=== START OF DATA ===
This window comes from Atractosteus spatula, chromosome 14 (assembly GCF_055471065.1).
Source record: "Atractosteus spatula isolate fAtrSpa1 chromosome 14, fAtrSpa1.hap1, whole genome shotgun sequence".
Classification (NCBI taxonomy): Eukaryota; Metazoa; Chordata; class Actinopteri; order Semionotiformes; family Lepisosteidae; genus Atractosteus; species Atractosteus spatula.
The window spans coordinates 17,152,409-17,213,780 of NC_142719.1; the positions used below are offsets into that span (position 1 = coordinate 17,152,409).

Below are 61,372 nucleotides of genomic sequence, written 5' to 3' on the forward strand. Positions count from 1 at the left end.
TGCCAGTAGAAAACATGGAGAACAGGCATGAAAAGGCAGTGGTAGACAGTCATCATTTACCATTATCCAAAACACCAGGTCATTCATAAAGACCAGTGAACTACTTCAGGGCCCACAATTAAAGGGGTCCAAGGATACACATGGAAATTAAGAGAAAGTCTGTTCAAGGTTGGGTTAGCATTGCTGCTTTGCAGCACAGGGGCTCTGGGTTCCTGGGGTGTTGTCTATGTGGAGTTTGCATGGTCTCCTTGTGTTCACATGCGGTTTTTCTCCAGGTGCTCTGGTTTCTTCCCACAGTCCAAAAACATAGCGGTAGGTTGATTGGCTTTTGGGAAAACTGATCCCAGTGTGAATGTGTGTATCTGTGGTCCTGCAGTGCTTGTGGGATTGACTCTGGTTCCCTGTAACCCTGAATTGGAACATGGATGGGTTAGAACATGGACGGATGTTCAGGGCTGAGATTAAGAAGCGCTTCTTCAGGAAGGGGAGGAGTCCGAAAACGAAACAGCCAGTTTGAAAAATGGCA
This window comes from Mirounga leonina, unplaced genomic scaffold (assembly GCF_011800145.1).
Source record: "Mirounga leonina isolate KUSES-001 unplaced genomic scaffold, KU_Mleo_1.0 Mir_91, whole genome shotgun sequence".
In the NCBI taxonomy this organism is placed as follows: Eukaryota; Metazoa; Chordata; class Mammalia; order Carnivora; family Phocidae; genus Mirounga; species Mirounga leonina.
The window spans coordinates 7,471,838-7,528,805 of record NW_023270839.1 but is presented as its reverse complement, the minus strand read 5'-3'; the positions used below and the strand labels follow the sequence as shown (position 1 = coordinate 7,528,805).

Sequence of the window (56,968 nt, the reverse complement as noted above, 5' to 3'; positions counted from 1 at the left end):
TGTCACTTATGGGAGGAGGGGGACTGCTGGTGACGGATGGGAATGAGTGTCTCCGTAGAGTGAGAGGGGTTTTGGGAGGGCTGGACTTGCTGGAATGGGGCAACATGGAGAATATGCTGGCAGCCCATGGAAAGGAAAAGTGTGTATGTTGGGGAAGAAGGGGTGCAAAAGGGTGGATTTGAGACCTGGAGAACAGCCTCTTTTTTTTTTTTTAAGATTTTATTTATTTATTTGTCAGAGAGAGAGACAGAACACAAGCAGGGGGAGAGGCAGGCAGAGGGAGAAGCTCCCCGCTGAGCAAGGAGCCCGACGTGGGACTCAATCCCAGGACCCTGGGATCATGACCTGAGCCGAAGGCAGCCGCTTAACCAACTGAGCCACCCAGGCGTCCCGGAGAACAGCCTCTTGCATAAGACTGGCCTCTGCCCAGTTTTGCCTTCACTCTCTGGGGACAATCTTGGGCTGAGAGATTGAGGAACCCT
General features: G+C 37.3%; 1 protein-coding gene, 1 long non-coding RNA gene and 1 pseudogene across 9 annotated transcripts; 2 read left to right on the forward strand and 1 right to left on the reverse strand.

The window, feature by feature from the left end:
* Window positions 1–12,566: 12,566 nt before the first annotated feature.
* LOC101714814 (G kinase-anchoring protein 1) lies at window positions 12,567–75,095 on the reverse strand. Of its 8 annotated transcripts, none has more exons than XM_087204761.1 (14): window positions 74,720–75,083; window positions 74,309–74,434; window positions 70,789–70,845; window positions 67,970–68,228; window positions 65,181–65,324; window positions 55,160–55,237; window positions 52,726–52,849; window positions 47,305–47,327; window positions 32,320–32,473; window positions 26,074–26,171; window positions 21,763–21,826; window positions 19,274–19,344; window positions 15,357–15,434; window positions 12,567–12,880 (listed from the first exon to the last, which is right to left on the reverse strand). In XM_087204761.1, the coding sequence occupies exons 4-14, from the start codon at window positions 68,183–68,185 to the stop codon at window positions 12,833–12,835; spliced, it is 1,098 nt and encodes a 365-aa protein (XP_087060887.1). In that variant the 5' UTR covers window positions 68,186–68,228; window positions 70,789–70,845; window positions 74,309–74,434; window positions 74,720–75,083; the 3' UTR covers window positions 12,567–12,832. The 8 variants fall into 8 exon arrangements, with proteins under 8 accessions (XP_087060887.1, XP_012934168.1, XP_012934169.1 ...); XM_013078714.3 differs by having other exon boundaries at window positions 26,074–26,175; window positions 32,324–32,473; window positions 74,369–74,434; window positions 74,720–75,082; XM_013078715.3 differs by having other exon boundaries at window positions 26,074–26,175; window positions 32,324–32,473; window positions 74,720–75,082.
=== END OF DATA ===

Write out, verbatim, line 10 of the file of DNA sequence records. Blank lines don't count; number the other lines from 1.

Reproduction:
The window spans coordinates 7,471,838-7,528,805 of record NW_023270839.1 but is presented as its reverse complement, the minus strand read 5'-3'; the positions used below and the strand labels follow the sequence as shown (position 1 = coordinate 7,528,805).